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Ghost Pirates of Vooju Island archived preview

Ghost Pirates of Vooju Island
Ghost Pirates of Vooju Island

Lately there have been a lot of pirate-themed adventure game projects announced, and the adventure community is abuzz with delight, curiosity, and a small amount of trepidation over the sudden glut of familiar subject matter.  Among these announcements, just a few short weeks ago, was the newest project from Autumn Moon Entertainment (creators of A Vampyre Story) titled Ghost Pirates of Vooju Island.  At E3 I sat down with publisher dtp entertainment’s PR Manager Claas Wolter for an early look at Ghost Pirates—a very, very early look, in fact—and was seriously impressed by what I saw.  This is definitely not just “that other pirate game.” 

For those of you joining us late, Autumn Moon Entertainment was co-founded in 2004 by former LucasArts employee, and lead background designer on Curse of Monkey Island, Bill Tiller.  If you’re a fan of the art style in COMI, you’ll love the way Ghost Pirates looks.  The 3D character models are highly-expressive and dripping with personality.  The animation, even at this early stage, is already very smooth.  Best of all, the game features beautiful hand-painted backgrounds, each one overflowing with rich detail.  And while gamers always appreciate good looking scenery, it’s even more important when your main characters are transparent.

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dtp's Claas Wolter at E3

That’s right, the biggest thing that sets this release apart from other pirate adventures you may be familiar with is that the titular ghostly buccaneers are actually the good guys.  There are three protagonists in the game: Papa Doc, a “vooju” (essentially, voodoo + bad juju = vooju) priest; Jane Starling, a comely female pirate; and Blue Belly, the bashful ship’s cook.  The story begins when Papa Doc’s ex-wife, a powerful vooju priestess, levels a curse down on our heroes, separating their spirits from their bodies.  Now they must work together to recover their remains and figure out a way to re-inhabit them.  Claas dropped some hints that, along the way, they’d discover and need to confront a larger, mysterious evil plot, but wouldn’t share any specifics. 

At any time, each of the three characters will be working individually on a task, and the player will be able to switch back and forth between them.  As ghosts, they possess the ability to communicate with one another over long distances, so if Blue Belly finds an inventory item he can’t figure out what to do with, he can instantly ask Papa Doc or Jane for advice.  As freeing as the idea of being a ghost may sound, however, there are a lot more disadvantages than advantages.  For one thing, you’re invisible and inaudible, so forget asking living creatures for help or information, and if somebody doesn’t want you snooping around, they need only lay out a border of salt and you won’t be able to cross it.  Additionally, ghosts can only manipulate small, light objects.  Need to move a large thingamajig—a wagon, let’s say—from one place to another?  Simple for a human, next-to-impossible for a spirit.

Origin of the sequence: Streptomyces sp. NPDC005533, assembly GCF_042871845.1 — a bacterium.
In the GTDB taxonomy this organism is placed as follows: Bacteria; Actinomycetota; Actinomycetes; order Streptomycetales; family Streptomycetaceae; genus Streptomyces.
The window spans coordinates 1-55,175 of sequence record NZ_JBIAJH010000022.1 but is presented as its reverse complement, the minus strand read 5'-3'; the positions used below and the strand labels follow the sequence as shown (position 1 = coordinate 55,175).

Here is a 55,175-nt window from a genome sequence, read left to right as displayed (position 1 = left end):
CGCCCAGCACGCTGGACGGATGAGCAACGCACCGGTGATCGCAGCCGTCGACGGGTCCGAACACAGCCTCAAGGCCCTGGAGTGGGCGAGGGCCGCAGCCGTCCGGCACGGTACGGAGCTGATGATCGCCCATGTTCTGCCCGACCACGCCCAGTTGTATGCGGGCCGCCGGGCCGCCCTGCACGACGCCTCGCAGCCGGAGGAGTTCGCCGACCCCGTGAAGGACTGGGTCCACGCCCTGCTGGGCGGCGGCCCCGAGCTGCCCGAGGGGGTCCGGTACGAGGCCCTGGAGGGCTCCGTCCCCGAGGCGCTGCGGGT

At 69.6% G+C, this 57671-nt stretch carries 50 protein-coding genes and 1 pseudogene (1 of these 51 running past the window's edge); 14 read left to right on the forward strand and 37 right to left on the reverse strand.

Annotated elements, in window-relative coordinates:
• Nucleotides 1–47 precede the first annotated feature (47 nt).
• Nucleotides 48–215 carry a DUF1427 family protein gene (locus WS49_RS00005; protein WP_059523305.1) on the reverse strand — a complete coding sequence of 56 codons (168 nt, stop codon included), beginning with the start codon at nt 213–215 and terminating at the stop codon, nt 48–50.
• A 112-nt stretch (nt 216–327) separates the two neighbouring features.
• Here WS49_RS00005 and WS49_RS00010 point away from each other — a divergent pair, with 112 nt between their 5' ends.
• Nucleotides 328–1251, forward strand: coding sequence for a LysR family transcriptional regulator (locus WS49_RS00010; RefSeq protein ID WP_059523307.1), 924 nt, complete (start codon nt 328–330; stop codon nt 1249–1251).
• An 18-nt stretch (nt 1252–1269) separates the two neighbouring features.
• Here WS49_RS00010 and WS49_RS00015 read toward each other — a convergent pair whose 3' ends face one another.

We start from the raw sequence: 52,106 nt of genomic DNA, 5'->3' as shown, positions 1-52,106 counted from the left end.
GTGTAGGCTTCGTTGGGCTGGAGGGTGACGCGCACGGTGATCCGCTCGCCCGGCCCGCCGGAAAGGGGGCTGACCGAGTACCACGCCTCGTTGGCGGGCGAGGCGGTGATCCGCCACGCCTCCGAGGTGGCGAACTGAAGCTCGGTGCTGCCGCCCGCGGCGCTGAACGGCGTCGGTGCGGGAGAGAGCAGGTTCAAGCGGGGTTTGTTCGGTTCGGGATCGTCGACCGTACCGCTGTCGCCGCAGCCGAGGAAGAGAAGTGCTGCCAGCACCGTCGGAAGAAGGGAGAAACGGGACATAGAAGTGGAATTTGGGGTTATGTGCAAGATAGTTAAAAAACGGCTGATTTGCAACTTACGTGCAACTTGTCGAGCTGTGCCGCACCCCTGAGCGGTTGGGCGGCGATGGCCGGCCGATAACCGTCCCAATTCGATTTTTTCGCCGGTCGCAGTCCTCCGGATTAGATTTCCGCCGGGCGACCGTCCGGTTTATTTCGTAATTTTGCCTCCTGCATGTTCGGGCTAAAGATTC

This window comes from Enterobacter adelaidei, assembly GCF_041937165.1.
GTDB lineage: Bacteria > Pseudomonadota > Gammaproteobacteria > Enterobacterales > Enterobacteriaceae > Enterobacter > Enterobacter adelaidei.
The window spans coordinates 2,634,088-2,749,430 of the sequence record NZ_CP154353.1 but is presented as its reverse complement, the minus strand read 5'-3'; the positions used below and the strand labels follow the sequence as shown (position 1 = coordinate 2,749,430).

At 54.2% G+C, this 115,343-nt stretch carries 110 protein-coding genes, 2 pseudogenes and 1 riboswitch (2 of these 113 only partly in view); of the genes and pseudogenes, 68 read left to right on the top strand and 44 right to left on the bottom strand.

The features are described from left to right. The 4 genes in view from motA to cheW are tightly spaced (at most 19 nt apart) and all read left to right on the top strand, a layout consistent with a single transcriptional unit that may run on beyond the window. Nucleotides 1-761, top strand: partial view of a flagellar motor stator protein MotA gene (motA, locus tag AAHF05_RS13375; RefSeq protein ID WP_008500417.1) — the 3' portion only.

Having to work within these limitations, dealing with new kinds of puzzles and new ways to solve them, is what personally intrigues me most about Ghost Pirates.  Instead of going on a fetch quest to get someone to help you, instead you’ll need to slyly manipulate the environment to entice that person to want to help you—though they don’t even know you exist.  Between this fresh premise, the gorgeous art design, and the potential for original, innovative puzzles, it looks like being on the receiving end of a vooju curse might be a blessing in disguise, at least for us. 

You can look for Ghost Pirates of Vooju Island to begin haunting PCs in early 2010, but to help pass the time until then, read on for more details about the game directly from its creator, Autumn Moon's Bill Tiller, who seems to be answering a lot of our questions these days.